One day after his release from prison, Chinese rights lawyer Wang Quanzhang told friends that he is being watched by state agents — fueling calls at home and abroad for China to stop using the pandemic as an excuse to extend his incarceration. Lawyer to lawyer.
The European Union said, in a press statement, that it expects Wang’s release to be “unconditional, with particular regard to his freedom of movement and to establish residence, including the possibility to reunite with his family in Beijing” — a stance endorsed by many international rights groups.
“His rights under China's legislation and international commitments were not respected during trial and detention. Reports about Mr. Wang being subject to serious mistreatment and torture must be thoroughly investigated,” the EU statement added.
Amnesty International (AI) China researcher Doriane Lau called Wang’s freedom an “illusion” until the Chinese government lifts all restrictions.
After Wang completed his four-and-a-half-year detention, “the politically motivated campaign against him is only likely to enter a new phase. Despite his release, he will be subject to heavy surveillance and unable to return to [Beijing],” Lau warned in a statement.
“They are taking advantage of the COVID virus situation and using that as a very convenient excuse to basically detain him further or control him further,” another AI analyst William Nee told VOA.
Nee said that Wang’s case is emblematic of China’s flawed rule of law as it has been riddled with inconsistencies and illegalities even according to China’s own criminal procedures.
“The Chinese authorities should stop any form of harassment,” the China Human Rights Lawyers Concern Group said in an earlier joint statement signed by ten other organizations to call for the international society’s attention on Wang’s condition.
“Beijing’s insistence on prosecuting Wang… reinforces a dangerous mindset: that stability trumps free speech, and a ‘harmonious society’, human rights," Sarah Brooks, Asia Advocate at International Service for Human Rights, also said in the statement.
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Wang, a lawyer who had defended political activists, victims of land seizures and members of the banned Falun Gong spiritual movement, is being placed under a 14-day quarantine in his hometown Jinan, China’s eastern Shandong province 400 km south of Beijing, where his family of three live.
During a phone conversation, Wang told peer lawyer Li Heping that state agents in the corridor outside his apartment in Jinan are keeping an eye on him and, before his release, he’d been tested five times for coronavirus, Li’s wife Wang Qiaoling tweeted early Monday.
That prompted Li’s wife to say that lawyer Wang “should immediately go home [to his family in Beijing]. No need to wait for another 14 days. The 14-day [quarantine] is unreasonable.”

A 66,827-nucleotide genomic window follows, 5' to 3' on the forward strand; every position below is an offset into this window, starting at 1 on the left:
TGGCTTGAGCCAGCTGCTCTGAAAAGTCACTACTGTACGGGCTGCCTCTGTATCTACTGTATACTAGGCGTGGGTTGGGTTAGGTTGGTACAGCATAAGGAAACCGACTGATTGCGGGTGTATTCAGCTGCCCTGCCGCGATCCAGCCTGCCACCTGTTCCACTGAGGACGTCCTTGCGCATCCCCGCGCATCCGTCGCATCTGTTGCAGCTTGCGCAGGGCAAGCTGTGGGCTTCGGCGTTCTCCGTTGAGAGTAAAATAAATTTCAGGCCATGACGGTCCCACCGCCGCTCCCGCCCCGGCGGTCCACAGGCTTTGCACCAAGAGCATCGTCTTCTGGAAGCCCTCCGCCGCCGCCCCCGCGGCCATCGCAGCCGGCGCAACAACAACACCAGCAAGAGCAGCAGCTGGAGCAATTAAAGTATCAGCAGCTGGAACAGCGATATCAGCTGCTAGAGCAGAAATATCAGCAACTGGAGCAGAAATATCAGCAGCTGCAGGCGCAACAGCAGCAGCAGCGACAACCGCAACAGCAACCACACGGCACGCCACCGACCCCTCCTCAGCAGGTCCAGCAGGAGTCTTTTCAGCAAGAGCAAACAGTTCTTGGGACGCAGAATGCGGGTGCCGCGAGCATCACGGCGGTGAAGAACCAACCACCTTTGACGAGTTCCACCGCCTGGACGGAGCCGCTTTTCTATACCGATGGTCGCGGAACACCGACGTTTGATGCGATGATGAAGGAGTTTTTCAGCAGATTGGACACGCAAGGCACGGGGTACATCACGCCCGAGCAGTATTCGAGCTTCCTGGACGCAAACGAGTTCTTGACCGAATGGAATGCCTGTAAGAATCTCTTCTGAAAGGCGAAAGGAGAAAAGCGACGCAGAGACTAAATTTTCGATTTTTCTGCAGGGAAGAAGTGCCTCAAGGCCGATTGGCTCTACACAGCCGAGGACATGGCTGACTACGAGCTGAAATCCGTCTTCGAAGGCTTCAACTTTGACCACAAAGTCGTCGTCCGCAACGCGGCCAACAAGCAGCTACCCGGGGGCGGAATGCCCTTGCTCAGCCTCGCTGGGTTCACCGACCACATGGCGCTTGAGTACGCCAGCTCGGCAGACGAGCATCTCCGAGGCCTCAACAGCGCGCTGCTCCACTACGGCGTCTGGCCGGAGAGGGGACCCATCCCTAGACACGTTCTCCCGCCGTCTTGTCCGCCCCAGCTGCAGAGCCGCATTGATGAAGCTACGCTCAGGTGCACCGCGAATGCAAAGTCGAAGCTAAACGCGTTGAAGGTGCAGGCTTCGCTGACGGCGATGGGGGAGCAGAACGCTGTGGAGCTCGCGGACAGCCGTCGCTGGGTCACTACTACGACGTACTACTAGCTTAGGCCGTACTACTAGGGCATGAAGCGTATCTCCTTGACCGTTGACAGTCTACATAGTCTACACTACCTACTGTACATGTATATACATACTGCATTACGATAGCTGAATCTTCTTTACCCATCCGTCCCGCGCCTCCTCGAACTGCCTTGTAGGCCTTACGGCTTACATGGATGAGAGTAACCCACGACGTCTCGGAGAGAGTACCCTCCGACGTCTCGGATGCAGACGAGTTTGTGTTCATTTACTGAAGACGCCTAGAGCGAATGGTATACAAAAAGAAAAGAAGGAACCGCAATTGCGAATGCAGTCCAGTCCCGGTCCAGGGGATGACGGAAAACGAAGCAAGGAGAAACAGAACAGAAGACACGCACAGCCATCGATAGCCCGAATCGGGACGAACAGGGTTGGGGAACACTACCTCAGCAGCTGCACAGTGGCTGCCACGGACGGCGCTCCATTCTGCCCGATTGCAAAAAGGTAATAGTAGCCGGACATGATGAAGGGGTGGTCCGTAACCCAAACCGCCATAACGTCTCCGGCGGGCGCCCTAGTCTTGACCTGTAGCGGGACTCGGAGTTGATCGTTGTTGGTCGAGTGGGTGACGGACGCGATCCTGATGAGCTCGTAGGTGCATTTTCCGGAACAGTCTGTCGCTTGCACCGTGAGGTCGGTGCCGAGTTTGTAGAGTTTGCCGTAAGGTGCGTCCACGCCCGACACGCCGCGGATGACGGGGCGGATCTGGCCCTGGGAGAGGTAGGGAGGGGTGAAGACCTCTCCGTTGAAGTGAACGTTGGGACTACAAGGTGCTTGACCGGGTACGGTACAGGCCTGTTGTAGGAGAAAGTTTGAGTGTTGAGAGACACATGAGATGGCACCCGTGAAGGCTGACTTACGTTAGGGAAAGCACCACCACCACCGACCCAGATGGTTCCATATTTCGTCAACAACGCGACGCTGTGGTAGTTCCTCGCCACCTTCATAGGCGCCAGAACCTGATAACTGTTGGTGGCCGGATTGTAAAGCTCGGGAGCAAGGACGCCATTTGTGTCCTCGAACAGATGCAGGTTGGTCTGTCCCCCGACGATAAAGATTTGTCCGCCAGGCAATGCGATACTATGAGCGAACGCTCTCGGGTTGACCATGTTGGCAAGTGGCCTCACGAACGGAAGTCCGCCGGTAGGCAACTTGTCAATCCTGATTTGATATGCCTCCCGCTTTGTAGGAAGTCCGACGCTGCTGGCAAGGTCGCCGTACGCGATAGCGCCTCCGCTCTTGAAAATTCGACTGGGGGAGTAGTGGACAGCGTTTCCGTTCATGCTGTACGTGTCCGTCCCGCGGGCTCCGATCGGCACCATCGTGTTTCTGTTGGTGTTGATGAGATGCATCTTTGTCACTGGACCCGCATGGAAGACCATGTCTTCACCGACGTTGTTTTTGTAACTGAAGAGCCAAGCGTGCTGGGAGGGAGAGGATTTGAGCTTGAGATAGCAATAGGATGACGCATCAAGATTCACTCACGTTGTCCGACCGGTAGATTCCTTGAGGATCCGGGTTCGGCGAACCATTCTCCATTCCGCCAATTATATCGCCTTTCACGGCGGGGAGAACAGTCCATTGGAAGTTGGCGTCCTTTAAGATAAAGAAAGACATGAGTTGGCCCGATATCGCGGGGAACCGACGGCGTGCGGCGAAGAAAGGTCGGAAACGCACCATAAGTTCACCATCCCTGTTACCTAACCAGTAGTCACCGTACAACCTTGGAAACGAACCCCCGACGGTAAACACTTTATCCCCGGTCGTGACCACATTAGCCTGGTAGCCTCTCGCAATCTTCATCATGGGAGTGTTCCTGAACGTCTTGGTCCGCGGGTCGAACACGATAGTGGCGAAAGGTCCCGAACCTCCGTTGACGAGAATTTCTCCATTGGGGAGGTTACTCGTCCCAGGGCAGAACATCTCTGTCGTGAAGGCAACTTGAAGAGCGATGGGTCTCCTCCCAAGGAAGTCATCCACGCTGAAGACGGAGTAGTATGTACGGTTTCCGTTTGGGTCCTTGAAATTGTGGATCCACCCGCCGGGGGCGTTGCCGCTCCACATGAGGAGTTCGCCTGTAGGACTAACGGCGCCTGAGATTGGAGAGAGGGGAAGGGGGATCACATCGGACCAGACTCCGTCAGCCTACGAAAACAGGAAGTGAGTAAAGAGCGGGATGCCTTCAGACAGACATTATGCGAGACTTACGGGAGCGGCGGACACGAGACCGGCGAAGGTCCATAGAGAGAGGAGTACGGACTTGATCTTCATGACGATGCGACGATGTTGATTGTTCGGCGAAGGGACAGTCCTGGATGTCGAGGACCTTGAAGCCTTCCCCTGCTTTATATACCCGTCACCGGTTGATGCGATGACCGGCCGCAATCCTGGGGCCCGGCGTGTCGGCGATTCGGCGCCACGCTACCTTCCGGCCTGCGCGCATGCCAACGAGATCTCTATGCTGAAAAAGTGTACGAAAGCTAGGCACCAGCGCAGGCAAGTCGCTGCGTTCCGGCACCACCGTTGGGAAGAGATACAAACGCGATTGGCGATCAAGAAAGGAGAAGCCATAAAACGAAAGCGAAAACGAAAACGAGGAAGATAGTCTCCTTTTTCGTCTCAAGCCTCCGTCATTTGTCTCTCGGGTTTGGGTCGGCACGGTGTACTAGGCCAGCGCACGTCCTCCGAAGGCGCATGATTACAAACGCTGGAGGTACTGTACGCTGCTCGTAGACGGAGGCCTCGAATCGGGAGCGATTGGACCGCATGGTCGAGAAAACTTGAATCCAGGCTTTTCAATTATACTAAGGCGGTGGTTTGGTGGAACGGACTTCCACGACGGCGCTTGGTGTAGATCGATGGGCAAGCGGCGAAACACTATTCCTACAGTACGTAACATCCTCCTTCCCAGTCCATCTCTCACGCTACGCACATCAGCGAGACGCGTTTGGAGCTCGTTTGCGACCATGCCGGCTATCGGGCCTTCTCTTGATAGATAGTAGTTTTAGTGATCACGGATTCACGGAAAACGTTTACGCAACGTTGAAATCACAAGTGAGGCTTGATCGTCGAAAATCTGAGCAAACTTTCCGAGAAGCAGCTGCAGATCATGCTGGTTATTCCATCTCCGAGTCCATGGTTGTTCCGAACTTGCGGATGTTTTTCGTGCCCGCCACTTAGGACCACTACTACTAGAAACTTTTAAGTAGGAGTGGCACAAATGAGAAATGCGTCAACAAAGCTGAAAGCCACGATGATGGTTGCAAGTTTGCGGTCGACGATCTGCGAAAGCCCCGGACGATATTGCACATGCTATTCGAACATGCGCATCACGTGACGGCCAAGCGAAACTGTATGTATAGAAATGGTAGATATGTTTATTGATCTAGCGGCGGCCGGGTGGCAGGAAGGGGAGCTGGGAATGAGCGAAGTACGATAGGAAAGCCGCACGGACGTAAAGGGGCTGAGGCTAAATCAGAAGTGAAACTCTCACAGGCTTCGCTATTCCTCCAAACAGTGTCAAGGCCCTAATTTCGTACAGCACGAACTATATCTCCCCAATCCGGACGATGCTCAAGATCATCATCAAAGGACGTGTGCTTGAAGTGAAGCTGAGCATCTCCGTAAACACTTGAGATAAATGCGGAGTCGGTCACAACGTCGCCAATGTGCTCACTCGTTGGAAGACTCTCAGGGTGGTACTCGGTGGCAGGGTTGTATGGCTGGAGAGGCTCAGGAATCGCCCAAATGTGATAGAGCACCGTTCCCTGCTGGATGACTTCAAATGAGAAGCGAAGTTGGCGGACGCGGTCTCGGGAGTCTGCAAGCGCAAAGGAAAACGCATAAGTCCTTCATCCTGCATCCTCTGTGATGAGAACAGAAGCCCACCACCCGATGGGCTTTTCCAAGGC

In earlier tweets, she complained that police in Jinan were keeping lawyer Wang away from everyone including delivery boys and his closest kin.
His cousin and those who tried to deliver food and flowers to his apartment were once taken into the police station for questioning, she tweeted.
Li Wenzu, wife to lawyer Wang, reiterated the family’s wishes to be reunited in Beijing.
“It’s an illegal act for the government to limit individual personal freedom. This is against our free will. What I and Quanzhang want is to be reunited. We want a family reunion in Beijing,” she told VOA.
She said their son, who turns seven, keeps asking why his father hasn’t returned on Sunday.
Calling Chinese officials “liars” and “hooligans,” Li said she is worried that Wang will be permanently put under house arrest in Jinan even if the 14-day quarantine comes to an end.
On Twitter, support for Wang’s genuine freedom has been growing.
One user wrote “Wang’s fate in 14 days will be decided by how [strongly] the international society reacts… China may adjust [its control of him] if it is under heavy pressure. If not, it will continue its evil act.”
Shao Jiang, a former Tiananmen movement student protester, who now lives in London, tweeted that Wang “must be granted freedom, not ‘non-release release’.”
Non-release release is a term coined by leading New York University School of Law China expert Jerome Cohen to describe China’s practice of putting rights activists under de facto house arrest upon their release from detention.
According to Safeguard Defenders, China’s practice of ‘non-release release’ may last up to a year or more commonly for a few months.
“It is an exercise in controlling news, diplomatic and general media attention in high profile cases, and especially to block reports on victim testimonies of torture or other illegal behavior,” the rights group said in a press statement last week.
A Chinese lawyer who befriends Wang told VOA anonymously that he remains worried about Wang’s mental and physical condition after years of incarceration.
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He added he’s pessimistic that China will cave into international pressure or ease its control of Wang.
The rise of China has empowered itself to build up its own narrative, growing more and more reluctant to take criticism from other governments, despite that “what China has done [to Wang] is illegal and against human nature,” he said.
On Weibo, China’s Twitter-like social microblogging platform, no mention of Wang’s release can be found as state censorship is common.